Friday, October 21, 2011

TIPS Are a Crowded Trade

Ned Davis - founder of Ned Davis Research, a market research firm that I highly respect - has three simple rules for investors:
  1. Don't fight the tape (i.e., when the market is trending in one direction, don't try to fight it);
  2. Don't fight the Fed (i.e., when Fed policy is easy, buy stocks, or vice versa);
  3. Be wary of crowds at the extremes (i.e., when sentiment is overwhelmingly skewed in one direction, be careful).
I have often thought of Ned's rules, but I was particularly reminded of rule #3 this morning, when I read this sentence from an email sent by Brad Hintz, Bernstein's financial analyst (TIPS are "Treasury inflation protected securities"):

Yesterday, the U.S. Treasury sold $7 billion of 30-year TIPS at a record low yield of 0.999%. Demand was very strong as the bid-to-cover ratio was 3.06, well above the average of 2.40. Indirect bidders, a class of investors that includes foreign central banks, purchased 43.2% of the securities, above the average of 40.0% for the past four auctions

Think about that: there apparently is a large enough group of investors so convinced that inflation will be roaring back that they are willing to lock in returns of less than 1% for the next 30 years (!).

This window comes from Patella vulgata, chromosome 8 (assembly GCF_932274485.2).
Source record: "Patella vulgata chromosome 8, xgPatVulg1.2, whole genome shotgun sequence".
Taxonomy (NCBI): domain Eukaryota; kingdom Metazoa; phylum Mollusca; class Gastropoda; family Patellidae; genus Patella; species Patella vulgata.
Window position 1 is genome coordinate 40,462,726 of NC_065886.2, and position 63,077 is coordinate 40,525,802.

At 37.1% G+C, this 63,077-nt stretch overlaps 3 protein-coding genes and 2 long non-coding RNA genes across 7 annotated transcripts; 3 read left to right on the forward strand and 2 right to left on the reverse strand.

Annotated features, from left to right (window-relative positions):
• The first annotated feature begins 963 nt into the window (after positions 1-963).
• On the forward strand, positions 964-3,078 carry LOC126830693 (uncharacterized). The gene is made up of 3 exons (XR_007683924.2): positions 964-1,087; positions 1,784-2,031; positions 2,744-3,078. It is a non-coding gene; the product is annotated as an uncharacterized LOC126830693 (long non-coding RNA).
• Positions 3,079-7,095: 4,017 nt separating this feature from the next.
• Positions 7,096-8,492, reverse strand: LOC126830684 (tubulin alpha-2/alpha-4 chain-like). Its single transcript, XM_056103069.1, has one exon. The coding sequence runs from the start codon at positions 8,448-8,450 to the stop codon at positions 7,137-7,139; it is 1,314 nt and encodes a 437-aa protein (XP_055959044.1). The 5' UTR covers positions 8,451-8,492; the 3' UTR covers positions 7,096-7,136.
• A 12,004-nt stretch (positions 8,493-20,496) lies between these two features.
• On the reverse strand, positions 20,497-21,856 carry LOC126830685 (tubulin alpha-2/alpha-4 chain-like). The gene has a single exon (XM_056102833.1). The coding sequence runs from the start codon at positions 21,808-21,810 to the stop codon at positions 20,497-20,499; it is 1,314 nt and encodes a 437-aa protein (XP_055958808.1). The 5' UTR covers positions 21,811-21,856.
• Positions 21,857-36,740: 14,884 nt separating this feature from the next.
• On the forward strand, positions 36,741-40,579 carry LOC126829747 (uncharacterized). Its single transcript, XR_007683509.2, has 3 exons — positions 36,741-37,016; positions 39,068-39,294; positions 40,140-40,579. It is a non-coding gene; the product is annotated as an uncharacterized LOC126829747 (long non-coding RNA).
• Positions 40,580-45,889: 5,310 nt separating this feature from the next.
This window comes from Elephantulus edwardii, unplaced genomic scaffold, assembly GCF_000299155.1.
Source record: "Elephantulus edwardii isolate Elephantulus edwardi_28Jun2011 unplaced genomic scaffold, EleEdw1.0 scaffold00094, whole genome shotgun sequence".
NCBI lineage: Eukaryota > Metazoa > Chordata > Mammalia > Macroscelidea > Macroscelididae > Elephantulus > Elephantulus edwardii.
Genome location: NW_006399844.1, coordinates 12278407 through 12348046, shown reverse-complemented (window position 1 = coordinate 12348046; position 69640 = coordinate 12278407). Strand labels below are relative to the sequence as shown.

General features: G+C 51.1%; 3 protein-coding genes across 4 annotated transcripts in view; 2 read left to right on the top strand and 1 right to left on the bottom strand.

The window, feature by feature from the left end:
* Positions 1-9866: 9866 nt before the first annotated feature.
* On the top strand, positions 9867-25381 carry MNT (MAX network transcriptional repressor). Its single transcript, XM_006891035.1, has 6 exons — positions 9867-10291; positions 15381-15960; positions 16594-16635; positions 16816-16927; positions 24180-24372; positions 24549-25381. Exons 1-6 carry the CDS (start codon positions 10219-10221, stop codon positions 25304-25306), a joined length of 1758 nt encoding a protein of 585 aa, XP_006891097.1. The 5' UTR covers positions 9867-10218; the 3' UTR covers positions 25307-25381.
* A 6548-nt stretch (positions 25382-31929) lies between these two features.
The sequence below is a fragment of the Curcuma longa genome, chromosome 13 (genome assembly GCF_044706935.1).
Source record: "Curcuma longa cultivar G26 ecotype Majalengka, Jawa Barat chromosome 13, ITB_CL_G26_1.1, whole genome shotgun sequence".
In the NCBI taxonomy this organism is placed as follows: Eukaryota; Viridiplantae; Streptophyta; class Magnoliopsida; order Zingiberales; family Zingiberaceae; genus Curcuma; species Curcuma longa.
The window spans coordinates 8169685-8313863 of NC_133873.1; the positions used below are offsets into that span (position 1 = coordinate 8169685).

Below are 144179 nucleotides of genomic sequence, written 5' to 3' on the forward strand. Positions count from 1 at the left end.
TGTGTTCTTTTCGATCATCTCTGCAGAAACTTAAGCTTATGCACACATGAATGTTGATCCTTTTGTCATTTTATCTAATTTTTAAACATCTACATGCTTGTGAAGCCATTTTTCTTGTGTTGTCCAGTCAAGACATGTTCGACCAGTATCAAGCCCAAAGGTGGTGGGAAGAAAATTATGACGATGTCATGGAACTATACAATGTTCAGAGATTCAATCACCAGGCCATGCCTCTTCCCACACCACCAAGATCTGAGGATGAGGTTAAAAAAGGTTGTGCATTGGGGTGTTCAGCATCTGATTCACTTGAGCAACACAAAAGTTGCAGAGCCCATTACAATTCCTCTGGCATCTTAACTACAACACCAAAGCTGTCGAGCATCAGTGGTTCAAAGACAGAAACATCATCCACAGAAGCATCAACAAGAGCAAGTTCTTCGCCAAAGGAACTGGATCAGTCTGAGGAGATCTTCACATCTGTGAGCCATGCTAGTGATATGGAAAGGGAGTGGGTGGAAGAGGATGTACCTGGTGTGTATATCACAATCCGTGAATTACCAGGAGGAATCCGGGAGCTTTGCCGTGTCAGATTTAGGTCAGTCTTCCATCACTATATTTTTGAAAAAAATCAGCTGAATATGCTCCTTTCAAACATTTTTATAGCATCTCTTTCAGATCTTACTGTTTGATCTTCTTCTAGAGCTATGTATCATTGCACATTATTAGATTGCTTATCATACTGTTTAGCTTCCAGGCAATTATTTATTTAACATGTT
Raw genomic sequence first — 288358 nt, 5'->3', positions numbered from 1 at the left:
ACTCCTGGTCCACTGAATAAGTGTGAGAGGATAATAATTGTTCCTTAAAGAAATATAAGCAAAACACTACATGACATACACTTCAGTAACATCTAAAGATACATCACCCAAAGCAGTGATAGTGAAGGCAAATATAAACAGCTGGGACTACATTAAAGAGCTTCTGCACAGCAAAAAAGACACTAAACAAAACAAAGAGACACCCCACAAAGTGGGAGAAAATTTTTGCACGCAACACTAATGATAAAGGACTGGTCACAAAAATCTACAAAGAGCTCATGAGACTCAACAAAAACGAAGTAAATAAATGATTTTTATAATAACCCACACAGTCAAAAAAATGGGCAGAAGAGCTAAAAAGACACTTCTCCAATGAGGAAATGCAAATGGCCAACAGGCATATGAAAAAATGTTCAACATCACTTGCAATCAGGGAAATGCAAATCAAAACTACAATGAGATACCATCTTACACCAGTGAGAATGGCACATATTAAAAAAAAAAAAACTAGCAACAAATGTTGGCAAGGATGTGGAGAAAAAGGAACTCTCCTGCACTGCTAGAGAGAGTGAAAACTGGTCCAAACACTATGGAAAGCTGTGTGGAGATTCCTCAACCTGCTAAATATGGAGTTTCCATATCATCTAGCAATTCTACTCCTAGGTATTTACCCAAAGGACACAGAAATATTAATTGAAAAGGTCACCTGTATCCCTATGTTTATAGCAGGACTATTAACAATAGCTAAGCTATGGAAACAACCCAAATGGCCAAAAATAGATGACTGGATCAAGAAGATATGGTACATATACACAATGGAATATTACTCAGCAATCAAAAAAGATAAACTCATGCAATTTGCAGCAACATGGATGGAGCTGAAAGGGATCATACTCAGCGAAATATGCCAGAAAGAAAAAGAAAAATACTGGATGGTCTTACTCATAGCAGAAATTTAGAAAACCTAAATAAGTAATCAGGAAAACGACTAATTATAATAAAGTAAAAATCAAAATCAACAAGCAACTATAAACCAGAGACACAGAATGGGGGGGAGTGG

I know I wrote yesterday that investors should avoid predictions, but here's one that I can safely make: The world will look alot differently in 2041 than it does today.

So does that mean that bonds are overvalued?

Well, maybe, but I think with the Fed keeping short rates at 0% for at least the next couple of years, and deflation, not inflation, a bigger risk, bonds can still play a role in investor portfolios.

But for investing, it still seems to me that dividend-paying, large cap stocks are the way to go. So too does legendary investor Leon Cooperman, who is not a big fan of bonds.

Instead, Mr. Cooperman likes stocks:

“I wouldn’t be caught dead owning a U.S. government bond,” he said today during a presentation at the Value Investing Congress in New York. “Not because I have a problem with the credit. I have a problem with paying 35 percent on the 2 percent to Uncle Sam, and then have a 2 to 3 percent rate of inflation,” he said. “It’s confiscation of my capital. I think I’m too smart to play that game.” ...

Stocks are cheap relative to history, relative to inflation, relative to interest rates,” he said. “The recent facts suggest the economy is accelerating moderately.”